MACC (Monitoring Atmospheric Composition and Climate) is the current pre-operational atmospheric service of the European GMES programme. MACC provides data records on atmospheric composition for recent years, data for monitoring present conditions and forecasts of the distribution of key constituents for a few days ahead. MACC combines state-of-the-art atmospheric modelling with Earth observation data to provide information services covering European Air Quality, Global Atmospheric Composition, Climate, and UV and Solar Energy.

AQMEII (Air Quality Model Evaluation International Initiative.) An initiative for international coordination on the evaluation of regional air quality modelling AQMEII aims at promoting research on regional air quality model evaluation across the European and North American atmospheric modelling communities, through the exchange of information on practices, the realization of inter-community activities and the identification of research priorities, keeping in focus policy needs.

Additional model evaluation projects and initiatives will be added here by the community of stakeholders.

Relationship to GEOSS

There is an outstanding opportunity to develop a mutually beneficial and supportive relationship between the activities of the HTAP Task Force and that of the Group of Earth Observations (GEO). The national and organizational members of GEO have adapted a general architectural framework for turning Earth observations into societal benefits. The three main components of this architecture are models, and observations, which feed into decision support systems for a variety of societal decision making processes.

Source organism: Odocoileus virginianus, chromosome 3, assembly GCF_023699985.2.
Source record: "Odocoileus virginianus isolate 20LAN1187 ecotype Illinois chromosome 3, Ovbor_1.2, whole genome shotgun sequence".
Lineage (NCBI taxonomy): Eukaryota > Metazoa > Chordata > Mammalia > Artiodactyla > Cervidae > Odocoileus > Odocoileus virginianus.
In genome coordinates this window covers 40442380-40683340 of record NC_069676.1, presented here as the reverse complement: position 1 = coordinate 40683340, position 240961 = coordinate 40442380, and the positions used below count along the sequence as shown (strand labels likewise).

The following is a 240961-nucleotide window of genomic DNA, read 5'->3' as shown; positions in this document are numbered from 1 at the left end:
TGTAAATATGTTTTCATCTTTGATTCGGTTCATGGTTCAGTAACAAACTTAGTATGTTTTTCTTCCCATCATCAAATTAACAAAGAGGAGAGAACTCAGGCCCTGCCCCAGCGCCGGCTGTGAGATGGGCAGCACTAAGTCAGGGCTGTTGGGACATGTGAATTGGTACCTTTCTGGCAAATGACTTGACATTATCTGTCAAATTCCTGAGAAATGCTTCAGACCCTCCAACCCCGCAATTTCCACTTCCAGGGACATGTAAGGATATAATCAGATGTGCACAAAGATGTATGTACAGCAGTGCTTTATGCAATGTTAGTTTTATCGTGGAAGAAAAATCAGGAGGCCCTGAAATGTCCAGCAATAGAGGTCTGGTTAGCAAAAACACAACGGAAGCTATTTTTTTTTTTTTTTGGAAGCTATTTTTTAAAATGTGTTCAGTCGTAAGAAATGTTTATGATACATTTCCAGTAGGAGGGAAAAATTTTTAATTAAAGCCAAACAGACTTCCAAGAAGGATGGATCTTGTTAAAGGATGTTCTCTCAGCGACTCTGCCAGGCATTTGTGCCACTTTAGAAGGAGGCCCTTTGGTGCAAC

The FT HTAP activities and the Global Observing System of Systems (GEOSS) share common characteristics: (1) their stakeholders are autonomous organizations, managers and scientists; (2) participation is largely voluntary and (3) information integration is key to success. Furthermore, FT HTAP and GEOSS have symbiotic relationship : GEOSS is a good (system of systems) model for HTAP. Conversely, HTAP is a suitable use case for the emerging GEOSS. This symbiotic relationship between FT HTAP and GEOSS offered opportunities to co-develop both programs. The HTAP Model Data Server Project is an outcome of that relationship. Connecting FZ Jülich server to Washington University DataFed client has

This pilot is a contribution to several components of GEOSS including the GEOSS Common Infrastructure (GCI) and the fostering of User Engagement. An important product of this subtask is the development of a robust WCS 'wrapper' code that can be re-used for standardized CF-netCDF formatted data files. The code is open, portable to Windows/Linux and has been implemented at four servers. The primary end users of the outputs of this sub-task are regional and global air quality modelers involved in air quality research and management. By working through existing international cooperative air quality modeling activities (TF HTAP, AC&C, AQMEII), this sub-task will engage the user community throughout the development. Feedback will be sought through the HTAP Wiki and through workshops associated with these existing activities.